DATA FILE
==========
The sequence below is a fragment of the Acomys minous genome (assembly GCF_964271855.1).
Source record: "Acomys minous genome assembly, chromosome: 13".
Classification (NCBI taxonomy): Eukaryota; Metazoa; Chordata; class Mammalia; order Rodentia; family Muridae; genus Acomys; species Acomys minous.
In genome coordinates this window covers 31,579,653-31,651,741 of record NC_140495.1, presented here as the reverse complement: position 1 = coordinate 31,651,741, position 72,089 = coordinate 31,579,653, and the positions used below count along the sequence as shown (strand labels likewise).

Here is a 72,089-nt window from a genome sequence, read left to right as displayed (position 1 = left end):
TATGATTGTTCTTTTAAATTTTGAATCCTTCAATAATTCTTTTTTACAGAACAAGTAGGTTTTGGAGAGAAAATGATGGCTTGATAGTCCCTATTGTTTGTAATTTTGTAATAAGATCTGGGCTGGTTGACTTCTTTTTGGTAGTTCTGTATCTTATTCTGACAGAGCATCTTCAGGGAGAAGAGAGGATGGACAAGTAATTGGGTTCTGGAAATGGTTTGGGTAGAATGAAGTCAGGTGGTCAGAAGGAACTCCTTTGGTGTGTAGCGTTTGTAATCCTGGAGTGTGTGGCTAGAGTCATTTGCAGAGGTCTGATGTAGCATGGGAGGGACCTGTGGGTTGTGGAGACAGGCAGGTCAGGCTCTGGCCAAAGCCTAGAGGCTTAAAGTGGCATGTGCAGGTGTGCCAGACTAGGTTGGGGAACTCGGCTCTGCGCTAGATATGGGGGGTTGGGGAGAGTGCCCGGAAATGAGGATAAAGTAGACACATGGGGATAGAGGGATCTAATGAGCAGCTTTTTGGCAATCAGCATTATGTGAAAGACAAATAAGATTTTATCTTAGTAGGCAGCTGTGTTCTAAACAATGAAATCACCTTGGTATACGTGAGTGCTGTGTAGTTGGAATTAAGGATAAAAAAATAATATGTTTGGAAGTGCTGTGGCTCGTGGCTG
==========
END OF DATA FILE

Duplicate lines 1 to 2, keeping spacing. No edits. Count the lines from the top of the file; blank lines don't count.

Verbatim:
The sequence below is a fragment of the Acomys minous genome (assembly GCF_964271855.1).
Source record: "Acomys minous genome assembly, chromosome: 13".